BW: How long have you been traveling?
Jaydee: About eleven years.
BW: What brings you to Atlanta?
Jaydee: I broke my foot like three years ago on the tracks and at the time it didn’t hurt too bad. I just walked it off. I came here to Grady in 2014 because I was fighting cancer [and got a Grady health card]. This is the only hospital in the country that I have any type of insurance at.
Anyway, my foot’s all fucked up now. Some days I can barely walk. My foot’s deformed. They’re gonna have to rebuild the whole foot. I’m not sure what they can or will do, but I know this is the only hospital in the country will help me, if any.
BW: Well, what set you on this path?
Jaydee: My mom was a crackhead and a prostitute so a…
BW: Where’d you grow up?
Jaydee: Houston, Texas. Fifth Ward. In the bad part. Trying to keep her off the streets, I started selling drugs at an early age.
BW: How old were you?
Jaydee: Probably about thirteen when I got on, just to keep food in the refrigerator. I’m thirty-two now and I’ve been to prison a couple of times for selling drugs. No matter where I was in my life, selling drugs, or having a job in a warehouse, when I had a house, or car, or whatever, I couldn’t get my mom out of the slums.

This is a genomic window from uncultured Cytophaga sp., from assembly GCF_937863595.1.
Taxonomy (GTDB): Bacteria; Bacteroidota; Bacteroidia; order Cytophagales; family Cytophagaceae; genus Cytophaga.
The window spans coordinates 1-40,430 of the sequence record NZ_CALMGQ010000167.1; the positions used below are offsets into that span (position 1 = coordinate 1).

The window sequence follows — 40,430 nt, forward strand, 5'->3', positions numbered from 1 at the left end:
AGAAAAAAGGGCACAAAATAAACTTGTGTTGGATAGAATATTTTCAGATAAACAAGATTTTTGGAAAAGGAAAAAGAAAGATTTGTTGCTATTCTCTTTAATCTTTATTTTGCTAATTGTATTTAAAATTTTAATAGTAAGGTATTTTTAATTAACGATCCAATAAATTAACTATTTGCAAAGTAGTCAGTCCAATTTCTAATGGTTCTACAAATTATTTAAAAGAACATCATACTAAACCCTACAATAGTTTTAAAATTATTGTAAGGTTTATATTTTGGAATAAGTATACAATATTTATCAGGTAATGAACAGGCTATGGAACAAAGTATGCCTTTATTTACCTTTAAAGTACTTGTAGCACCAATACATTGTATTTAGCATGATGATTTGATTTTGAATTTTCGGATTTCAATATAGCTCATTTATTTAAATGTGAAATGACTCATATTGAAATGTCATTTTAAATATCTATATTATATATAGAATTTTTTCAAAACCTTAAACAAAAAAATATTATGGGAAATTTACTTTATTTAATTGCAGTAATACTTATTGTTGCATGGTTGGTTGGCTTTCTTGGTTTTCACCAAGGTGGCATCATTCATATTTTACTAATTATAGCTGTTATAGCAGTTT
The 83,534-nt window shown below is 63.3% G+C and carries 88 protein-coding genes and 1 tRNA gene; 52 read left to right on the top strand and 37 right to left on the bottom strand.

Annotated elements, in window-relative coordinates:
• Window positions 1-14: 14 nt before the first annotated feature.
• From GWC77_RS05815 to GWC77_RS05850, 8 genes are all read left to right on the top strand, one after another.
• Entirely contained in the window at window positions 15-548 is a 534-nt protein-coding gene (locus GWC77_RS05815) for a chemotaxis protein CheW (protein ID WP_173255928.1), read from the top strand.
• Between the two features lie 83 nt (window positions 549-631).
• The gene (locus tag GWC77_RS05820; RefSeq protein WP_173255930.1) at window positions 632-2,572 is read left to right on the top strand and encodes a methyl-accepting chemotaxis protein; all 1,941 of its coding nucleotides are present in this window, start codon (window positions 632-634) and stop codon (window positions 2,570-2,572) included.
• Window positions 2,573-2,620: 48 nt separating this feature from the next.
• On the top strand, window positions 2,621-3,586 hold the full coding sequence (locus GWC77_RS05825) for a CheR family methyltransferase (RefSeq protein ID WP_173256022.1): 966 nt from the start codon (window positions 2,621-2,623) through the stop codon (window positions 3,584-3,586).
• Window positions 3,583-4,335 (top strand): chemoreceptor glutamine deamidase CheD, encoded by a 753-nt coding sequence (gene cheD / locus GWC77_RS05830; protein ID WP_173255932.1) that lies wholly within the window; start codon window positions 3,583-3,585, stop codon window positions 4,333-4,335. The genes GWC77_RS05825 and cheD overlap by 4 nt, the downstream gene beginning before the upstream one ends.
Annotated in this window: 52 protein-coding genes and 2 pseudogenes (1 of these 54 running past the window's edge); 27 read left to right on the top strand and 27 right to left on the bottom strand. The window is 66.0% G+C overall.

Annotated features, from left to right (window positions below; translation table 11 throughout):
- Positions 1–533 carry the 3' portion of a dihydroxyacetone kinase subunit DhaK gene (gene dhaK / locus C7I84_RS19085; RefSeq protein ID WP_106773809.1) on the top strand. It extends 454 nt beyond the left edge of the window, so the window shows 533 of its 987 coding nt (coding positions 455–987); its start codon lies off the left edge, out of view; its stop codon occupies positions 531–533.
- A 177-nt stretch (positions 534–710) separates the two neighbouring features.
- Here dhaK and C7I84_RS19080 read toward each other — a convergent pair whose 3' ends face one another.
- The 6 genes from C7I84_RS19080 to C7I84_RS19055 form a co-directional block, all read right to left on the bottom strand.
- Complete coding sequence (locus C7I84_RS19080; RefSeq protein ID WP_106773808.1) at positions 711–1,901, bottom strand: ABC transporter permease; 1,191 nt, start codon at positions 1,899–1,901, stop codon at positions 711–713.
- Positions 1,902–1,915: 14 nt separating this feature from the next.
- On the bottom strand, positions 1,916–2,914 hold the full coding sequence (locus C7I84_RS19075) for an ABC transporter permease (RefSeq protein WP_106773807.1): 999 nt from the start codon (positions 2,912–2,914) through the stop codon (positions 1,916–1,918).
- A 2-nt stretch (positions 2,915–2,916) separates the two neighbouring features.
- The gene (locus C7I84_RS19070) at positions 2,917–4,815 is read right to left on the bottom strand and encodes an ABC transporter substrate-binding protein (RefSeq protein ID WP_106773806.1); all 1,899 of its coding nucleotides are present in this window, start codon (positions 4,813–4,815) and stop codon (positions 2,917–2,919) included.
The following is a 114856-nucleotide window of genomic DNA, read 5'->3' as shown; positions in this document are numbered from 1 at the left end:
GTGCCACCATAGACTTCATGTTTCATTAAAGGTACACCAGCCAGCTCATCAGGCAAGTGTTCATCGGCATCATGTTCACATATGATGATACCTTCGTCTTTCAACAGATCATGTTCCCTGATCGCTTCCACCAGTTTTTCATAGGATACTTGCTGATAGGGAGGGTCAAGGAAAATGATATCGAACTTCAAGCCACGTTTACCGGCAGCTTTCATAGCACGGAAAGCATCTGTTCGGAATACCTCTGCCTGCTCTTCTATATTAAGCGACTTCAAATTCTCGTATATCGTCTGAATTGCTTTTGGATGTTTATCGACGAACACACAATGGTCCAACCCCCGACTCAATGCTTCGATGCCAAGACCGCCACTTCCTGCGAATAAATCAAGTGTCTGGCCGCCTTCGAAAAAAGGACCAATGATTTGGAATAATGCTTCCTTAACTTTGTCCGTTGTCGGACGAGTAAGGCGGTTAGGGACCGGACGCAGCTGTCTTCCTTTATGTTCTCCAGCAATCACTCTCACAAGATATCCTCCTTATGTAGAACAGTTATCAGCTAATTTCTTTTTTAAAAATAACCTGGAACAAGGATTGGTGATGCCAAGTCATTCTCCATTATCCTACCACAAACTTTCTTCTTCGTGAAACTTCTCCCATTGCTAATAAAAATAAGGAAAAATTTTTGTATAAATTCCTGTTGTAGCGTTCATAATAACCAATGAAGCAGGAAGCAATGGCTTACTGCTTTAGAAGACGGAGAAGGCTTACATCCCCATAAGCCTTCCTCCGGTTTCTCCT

BW: She didn’t want to leave?
Jaydee: No she didn’t want to. All I ever wanted was a normal life, but my definition of a normal life included her. And if I got the normal life and my mom don’t want to be part of it, well then I’d rather just be in the hood. Know what I mean? Looking out for her.
BW: Do y'all talk now?
Jaydee: Yeah, I travel through there every couple of years.
BW: What was it like growing up with her?
Jaydee: Well, [when I was] about fourteen, we’d get a motel room. As soon as we wake up, the Indian lady, Ms. D., [would say] “$40 money pay” . I’d say, “Look. See these rocks? As soon as I sell four of them you’ll get paid.” Every day that was my life. I had my own room. I’m selling drugs at thirteen, fourteen, fifteen, but I got my $40 every day.
When I was younger, before I was selling drugs, I’d just have to leave the room when she’d have company, or whatever. They didn’t take long. Wham, bam, get out of here. She’s kind of crazy. She’ll kick your ass and take your money, my mom.
She’d always embarrass me. [We’d be walking and] she’d say “I don’t want to walk!” She’s all out in the middle of the street, “fuck this, I’m gonna get a ride.” She would get a ride [with potential tricks] with her kid right there.
That was just a daily thing. I’d get a ride to school like that. Anyone would stop for her. As long as I’d stand a couple of feet away from her, it didn’t really look like we were together. Then I’d just walk over and get in the car too.